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Lucy alumna Maria Baylon on her mission to empower marginalised people and level the playing field

Maria Baylon (MPhil in Environment & Development Studies, 1999) is Programs Director and concurrent Deputy Executive Director of Action for the Care and Development of the Poor in the Philippines, Inc. (ACAP), a non-profit organization based in Manila (Philippines). They work to empower marginalized youth through a combination of education assistance, art literacy, values education, and health and nutrition-sensitive programs.

Maria’s professional experience covers the broad field of environment and development with technical competencies in gender sensitive and holistic program design, development and management, strategic engagement with national government agencies and with local government units. In the course of her community development practice that spans three decades, she has worked with Philippine government agencies like the Department of Environment and Natural Resources, the Department of Education, the Department of Health, national and local offices of the Philippine Technology Education and Skills Development Agency, as well as with the Office of Civil Defence of the Department of National Defence. In addition to her experience working in the executive branch of government, she also had a stint as a Legislative Officer in the Philippine Senate, working with for the Senate Committee on Science and Technology.

Before joining ACAP, Maria was also in a strategic leadership role with an NGO promoting maternal and child nutrition and is a strong proponent of social mobility and helping people ‘at the margins’ of society. She has always been passionate about community development, and has been actively engaged with initiatives that promote children’s rights and development, equality, women empowerment, and indigenous peoples rights and development over the past three decades. Maria is committed to levelling the playing field and creating space for participation for poor and deeply marginalized sectors and communities, most especially for poor and at-risk children.

The situation of poor and at-risk children in the Philippines, particularly children in street situation, remains dismal. The economic fallout from the COVID19 pandemic has pushed many poor and deeply marginalized young children and adolescents back to the streets to help eke out a living for their families. This exposes them to physical danger and violence, severe psychological distress, mistreatment, food insecurity and hunger, and to all kinds of abuse daily. Many children that come from poor and deeply marginalized families and communities suffer from malnutrition, some experience sexual abuse, trafficking, or even arbitrary detention, leaving the children emotionally, and often also physically, traumatized. These children grow up in ‘survival mode’ and tend to lack social skills. Most experience great difficulty in trusting others and caring for themselves. The most effective way to lift children out of poverty – and, importantly, to break the cycle of poverty – is through education, including values education, and the financial independence and social capital that it builds.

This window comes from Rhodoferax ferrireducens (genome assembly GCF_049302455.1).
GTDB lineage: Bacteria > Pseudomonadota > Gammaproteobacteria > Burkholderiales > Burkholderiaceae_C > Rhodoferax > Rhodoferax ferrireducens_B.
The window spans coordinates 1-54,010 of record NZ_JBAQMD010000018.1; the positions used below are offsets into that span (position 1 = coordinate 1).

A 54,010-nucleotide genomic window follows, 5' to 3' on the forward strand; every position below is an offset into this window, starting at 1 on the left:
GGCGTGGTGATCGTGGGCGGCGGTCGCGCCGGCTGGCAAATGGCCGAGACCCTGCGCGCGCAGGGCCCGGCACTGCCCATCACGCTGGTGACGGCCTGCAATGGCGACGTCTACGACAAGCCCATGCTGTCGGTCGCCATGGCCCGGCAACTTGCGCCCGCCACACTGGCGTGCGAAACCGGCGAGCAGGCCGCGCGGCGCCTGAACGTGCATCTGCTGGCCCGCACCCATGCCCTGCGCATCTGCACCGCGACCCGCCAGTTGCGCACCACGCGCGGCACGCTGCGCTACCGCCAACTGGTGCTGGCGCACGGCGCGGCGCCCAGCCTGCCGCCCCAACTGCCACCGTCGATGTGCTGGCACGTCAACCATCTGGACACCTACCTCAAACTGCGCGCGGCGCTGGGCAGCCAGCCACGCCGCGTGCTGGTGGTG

ACAP’s Art’s Program offers not just an opportunity for creative exploration, but, more importantly, a “safe space” for deeply hurting and traumatized young children and teens to express their emotion, which can help to heal trauma and help regain self-worth, restore dignity, and self-efficacy. As children learn to value themselves, they can also begin to become productive, self-respecting members of society. ACAP’s Art Program supports this process to help prepare these children to start or return to school.

“Any intervention that we do for children is an investment for the future. It requires strategic and wise engagement not only with the child’s immediate family but with different communities, but more importantly with community duty bearers in government as well as in civil society, including specialists from various disciplines – e. g. the arts, the social and the natural sciences, engineering, education, etc. This is the beauty of the community development approach. It facilitates dialogue between and among practitioners from different disciplines, which leads them to create a shared space for collaboration to serve the greater good.”

During her time at Cambridge Maria was a Fellow at the Cambridge University Overseas Trust and received a British Chevening Scholarship Award. She remembers her time at Lucy Cavendish College fondly.

“I chose Lucy Cavendish College because it was, and still is, a supportive environment and has a history of transforming the life chances of people from non-traditional and under-represented backgrounds. As a mature female non-European student living away from home for the first time, the incredibly supportive and warm Lucy staff and resident students at that time have been a tremendous help in my adjustment and in helping me navigate the University system.

In addition to the lovely people of Lucy, I also love the College Library and the Lucy garden! I always remember with deep fondness my beautiful attic room in Strathaird House and the view of the garden from my small bedroom balcony. It was the best room in the house, I was told. Indeed, it was!”

Maria Baylon with school children in Tanzania.
Photo: Maria Baylon with school children in Tanzania.
Maria with children in Banda Aceh Indonesia
Photo: Maria with children in Banda Aceh Indonesia
Maria with fellow trainors in Banglore (Using radio for community development and distater response)
Photo: Maria with fellow trainors in Banglore (using radio for community development and distater response)